[caption id="attachment_2058" align="alignright" width="238"]US soldier in WWI. Note the belt is used to carry gear, and is held up by a strap over the shoulder. The pants lack belt loops, which would not be invented until the 1920s. US soldier in WWI. Note the belt is used to carry gear, and is held up by a strap over the shoulder. The pants lack belt loops, which would not be invented until the 1920s.[/caption]

Men have always worn belts with their trousers, right? Wrong. Until the First World War, belts served one of two purposes. They could be a way for a ruler to accessorize, or an easy way for soldiers to carry around gear (a belt with pouches all around it for ammunition is essentially a manly fanny pack, after all). No one thought of a belt as a way to keep his pants up.

There are three reasons that belts became de rigueur around 1920 and not before. One reason for this is that until then tailoring was relatively inexpensive:

Logic or no logic, the fact remains that it was easier to develop special and general relativity than to imagine trousers secured with leather belts inserted into belt loops. That does not, however, mean that pre-20th century pants have been dropping off. Trousers were highly cut and waist-fitted to the contours of their wearers, as such tailoring adjustments cost pennies. Then, in the 1820s suspenders have been invented. From then onwards, even mass manufactured trousers could be worn without individual fitting (though tailors’ services still cost pennies).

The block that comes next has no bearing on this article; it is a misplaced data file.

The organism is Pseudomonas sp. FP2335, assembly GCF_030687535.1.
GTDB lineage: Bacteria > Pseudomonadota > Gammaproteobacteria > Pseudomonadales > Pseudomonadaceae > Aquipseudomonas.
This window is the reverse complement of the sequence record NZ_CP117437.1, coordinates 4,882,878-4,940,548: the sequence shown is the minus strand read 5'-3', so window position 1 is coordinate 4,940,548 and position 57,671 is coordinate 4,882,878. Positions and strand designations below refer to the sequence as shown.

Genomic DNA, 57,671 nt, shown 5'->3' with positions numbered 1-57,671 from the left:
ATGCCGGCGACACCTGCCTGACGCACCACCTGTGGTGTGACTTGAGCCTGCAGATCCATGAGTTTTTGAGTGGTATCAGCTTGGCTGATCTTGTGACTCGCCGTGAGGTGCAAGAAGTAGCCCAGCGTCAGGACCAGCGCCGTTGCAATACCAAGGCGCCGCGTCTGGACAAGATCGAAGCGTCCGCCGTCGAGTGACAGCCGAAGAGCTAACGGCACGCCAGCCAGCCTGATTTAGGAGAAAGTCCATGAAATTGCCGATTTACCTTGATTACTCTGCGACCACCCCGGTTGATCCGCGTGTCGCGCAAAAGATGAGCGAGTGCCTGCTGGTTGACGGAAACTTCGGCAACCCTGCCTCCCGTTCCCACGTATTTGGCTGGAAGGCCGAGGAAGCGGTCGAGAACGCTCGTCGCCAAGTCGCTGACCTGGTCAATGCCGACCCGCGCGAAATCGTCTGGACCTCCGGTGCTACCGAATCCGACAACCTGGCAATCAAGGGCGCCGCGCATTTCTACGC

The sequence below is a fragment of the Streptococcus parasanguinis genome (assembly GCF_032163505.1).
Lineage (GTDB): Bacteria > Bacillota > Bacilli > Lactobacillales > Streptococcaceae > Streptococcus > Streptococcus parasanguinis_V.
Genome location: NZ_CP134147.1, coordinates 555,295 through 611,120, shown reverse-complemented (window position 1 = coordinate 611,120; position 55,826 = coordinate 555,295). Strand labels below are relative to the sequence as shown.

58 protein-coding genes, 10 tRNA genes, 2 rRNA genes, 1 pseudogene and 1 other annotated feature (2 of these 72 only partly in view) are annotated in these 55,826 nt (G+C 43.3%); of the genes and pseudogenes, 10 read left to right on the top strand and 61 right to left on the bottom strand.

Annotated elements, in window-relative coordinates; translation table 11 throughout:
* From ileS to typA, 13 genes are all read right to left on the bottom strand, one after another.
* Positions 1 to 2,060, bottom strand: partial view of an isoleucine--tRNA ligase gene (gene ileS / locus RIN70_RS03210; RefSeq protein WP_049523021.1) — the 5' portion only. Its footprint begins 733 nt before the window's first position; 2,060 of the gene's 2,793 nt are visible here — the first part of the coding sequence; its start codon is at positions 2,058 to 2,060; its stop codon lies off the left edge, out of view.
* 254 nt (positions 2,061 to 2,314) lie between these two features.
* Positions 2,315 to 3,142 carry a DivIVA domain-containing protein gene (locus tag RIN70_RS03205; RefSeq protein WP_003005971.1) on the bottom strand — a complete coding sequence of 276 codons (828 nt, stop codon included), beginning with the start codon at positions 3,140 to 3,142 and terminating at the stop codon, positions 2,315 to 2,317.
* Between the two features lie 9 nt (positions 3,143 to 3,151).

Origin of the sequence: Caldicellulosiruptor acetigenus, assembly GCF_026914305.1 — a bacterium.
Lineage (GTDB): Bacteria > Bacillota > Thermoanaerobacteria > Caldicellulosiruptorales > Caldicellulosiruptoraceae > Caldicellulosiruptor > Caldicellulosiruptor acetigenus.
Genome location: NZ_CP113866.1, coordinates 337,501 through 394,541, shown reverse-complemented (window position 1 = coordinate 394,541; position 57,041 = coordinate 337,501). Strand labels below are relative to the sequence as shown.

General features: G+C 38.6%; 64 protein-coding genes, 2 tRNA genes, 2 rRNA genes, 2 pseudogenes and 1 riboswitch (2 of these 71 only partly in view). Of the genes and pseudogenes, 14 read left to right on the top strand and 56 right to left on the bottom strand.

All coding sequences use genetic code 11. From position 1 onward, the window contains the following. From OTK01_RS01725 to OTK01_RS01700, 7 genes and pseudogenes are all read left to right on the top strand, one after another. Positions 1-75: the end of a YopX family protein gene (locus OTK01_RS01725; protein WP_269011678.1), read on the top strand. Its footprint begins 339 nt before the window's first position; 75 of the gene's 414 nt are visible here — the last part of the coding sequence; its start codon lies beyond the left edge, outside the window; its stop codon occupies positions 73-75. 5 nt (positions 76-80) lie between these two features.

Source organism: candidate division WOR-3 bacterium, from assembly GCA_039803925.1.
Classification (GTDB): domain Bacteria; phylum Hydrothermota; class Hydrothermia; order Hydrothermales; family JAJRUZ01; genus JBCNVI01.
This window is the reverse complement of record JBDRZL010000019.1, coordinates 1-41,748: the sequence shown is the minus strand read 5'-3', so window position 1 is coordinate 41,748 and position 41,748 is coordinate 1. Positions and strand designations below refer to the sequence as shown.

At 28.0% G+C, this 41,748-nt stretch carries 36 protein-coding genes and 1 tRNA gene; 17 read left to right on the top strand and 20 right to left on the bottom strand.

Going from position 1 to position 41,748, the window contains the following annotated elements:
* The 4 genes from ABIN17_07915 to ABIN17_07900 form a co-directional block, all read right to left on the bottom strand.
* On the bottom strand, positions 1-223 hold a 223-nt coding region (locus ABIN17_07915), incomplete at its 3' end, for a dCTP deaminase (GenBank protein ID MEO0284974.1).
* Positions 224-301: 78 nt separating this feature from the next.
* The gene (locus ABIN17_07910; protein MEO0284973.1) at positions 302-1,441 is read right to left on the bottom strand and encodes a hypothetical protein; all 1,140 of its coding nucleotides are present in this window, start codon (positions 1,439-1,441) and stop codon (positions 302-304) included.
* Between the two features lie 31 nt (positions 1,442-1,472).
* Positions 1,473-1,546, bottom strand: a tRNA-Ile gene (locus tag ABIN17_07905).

WWI brought with it the need for mass production of uniforms. Tailoring all those trousers was not feasible, and quartermasters sought to economize on cloth:

Mass production of uniforms for nationally conscripted armies in the time of war shortages forced national governments to trim as much material as possible. The trousers were made with such a low cut that suspenders became loose, and they needed to tie these funny trousers with a wide belt that was worn over the coat. Men discharged from the army got used to this silly fashion. Because the belts did not sit well on trousers, belt loops were introduced in the early 1920s.

Thirdly, those snappy waistcoats and vests that everyone wore before this were not just for fashion--they were hiding suspenders. Suspenders were regarded as undergarments, akin to a woman's corset. After WWI the waistcoat's popularity waned, and with it the use of suspenders. You can read more about these developments here, from which the above quotations were taken.

A daily habit for millions of men around the world turns out to be just another contingent fact of history. Even the things we take for granted are shaped by politics and norms. Who knew you had a micro-institution around your waist?